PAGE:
DGridEnergy Heads to East Africa to Build Awareness of the Cold Chain and the Solar Cool Cube Solution

Eugene Faison, CEO of DGridEnergy spent 4 days in Rwanda meeting with agricultural cooperatives, the Ministry of Agriculture of Rwanda, Solar Kiosk, and MTN mobile company in preparation for pilot with a large agriculture cooperative in Kayonza, Rwanda.

He also was a featured speaker at the World Banks’ Solar in Agriculture Forum held at the Marriott Bleu Convention Center in Kigali, Rwanda. Featured with other expert speakers from the Food and Agriculture Organization of the United Nations, Energy4Impact, Energy Private Developers of Rwanda and many more.

Faison also held meetings in Nairobi, Kenya with Technoserve and ACDI to discuss cold chain solutions for projects lead by them with thousands of farmers in the North and Western parts of Kenya.

Education on Cold Chain and Food Storage

How temperature affects storage of various agricultural products and how cold storage is managed

The purpose of cold storage is to lengthen the viability of harvested products prior to being sold or consumed. In doing so, it is critical to provide an environment that minimizes deterioration and maintains microbial safety and quality. All horticultural and agricultural products have varying rates of respiration as well as temperature levels to maintain optimum taste and quality. When considering cold storage, several questions need to be initially answered:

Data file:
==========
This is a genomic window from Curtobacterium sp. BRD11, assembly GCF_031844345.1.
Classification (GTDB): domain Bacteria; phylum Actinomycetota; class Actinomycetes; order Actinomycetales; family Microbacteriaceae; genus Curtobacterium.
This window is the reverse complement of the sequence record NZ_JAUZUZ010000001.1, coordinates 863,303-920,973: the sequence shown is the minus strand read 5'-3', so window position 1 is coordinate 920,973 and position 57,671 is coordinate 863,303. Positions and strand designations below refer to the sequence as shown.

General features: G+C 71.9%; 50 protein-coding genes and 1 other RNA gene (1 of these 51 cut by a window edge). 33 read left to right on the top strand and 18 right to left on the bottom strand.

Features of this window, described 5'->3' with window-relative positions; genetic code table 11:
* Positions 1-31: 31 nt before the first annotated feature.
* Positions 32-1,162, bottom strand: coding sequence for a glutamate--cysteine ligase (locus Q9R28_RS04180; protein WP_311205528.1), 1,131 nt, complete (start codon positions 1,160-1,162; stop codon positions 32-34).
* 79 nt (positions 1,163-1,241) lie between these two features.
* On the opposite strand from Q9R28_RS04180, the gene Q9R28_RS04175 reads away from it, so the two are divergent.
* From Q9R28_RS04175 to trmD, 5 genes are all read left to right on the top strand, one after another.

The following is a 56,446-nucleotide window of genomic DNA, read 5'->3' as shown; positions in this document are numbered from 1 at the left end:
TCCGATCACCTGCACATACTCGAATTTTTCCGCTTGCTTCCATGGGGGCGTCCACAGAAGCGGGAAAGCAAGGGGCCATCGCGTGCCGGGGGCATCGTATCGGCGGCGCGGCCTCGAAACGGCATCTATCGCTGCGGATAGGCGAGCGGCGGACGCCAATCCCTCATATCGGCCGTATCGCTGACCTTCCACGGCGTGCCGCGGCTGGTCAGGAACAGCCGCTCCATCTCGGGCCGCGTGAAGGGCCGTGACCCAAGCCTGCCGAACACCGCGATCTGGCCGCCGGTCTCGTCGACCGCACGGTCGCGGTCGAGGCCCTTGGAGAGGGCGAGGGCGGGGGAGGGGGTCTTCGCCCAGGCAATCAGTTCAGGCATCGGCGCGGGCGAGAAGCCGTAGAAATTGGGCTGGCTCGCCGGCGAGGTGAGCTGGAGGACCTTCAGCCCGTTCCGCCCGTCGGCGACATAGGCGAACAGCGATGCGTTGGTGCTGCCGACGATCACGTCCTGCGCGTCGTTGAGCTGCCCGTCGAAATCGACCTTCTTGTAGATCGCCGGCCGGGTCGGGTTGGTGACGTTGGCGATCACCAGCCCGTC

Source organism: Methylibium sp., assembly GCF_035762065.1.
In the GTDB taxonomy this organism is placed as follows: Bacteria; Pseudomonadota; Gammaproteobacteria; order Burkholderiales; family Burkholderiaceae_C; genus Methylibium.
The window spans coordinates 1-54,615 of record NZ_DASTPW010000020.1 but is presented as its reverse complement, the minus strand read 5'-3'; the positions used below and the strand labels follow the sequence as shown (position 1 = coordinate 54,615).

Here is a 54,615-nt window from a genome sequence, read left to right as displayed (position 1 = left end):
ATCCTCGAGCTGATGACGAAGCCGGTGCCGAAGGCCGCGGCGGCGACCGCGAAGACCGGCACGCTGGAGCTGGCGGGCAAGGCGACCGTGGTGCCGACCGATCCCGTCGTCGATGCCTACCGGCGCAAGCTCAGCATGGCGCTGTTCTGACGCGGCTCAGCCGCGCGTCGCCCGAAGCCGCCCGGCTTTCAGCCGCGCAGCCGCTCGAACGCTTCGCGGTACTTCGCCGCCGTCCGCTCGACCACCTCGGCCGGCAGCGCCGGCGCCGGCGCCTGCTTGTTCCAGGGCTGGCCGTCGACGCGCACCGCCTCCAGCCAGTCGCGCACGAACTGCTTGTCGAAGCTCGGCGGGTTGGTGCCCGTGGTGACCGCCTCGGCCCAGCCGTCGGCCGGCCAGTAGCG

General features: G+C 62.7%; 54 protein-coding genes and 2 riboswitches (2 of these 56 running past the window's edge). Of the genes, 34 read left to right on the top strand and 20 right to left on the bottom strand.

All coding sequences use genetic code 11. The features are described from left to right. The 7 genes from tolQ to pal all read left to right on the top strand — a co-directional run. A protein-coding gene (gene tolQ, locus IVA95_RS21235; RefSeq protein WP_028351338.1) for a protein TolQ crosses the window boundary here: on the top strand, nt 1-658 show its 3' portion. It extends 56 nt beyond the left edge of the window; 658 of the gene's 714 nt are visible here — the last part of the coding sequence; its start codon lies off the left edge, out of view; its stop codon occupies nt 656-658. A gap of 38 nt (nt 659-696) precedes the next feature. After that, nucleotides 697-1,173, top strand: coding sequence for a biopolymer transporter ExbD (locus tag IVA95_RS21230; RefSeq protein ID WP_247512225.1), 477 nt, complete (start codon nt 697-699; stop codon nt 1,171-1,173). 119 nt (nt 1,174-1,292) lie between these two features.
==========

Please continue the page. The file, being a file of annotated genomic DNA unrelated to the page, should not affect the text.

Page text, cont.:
What is the product to be stored?
What is the total quantity of product being stored?
What is the rate in which the product will enter the storage facility?
What is its temperature when it arrives?
How long will it need to be stored for?
What temperature does it need to get to for proper long term storage and market viability?

With these questions answered, a cold storage solution, and its adequate power consumption and supply can be determined. For DGridEnergy, our Solar Cool Cube and Solar Milk Chiller are all powered utilizing renewable energy systems. This enables rural areas to become part of the value chain by implementing cold storage techniques that meet the food safety requirements of commercial buyers. Through additional cellular monitoring of the temperature, we can ensure that the product has been stored properly. Through education with producers, we can further enhance their understanding of properly food handling techniques.

When working with customers that aren’t familiar with refrigeration, the prospect of incorporating and improving the value chain can be daunting and exciting all at the same time. But the benefits of having locally produced horticulture and agricultural products to the local community are vast and can dynamically change the economies for farmers and merchants throughout a region.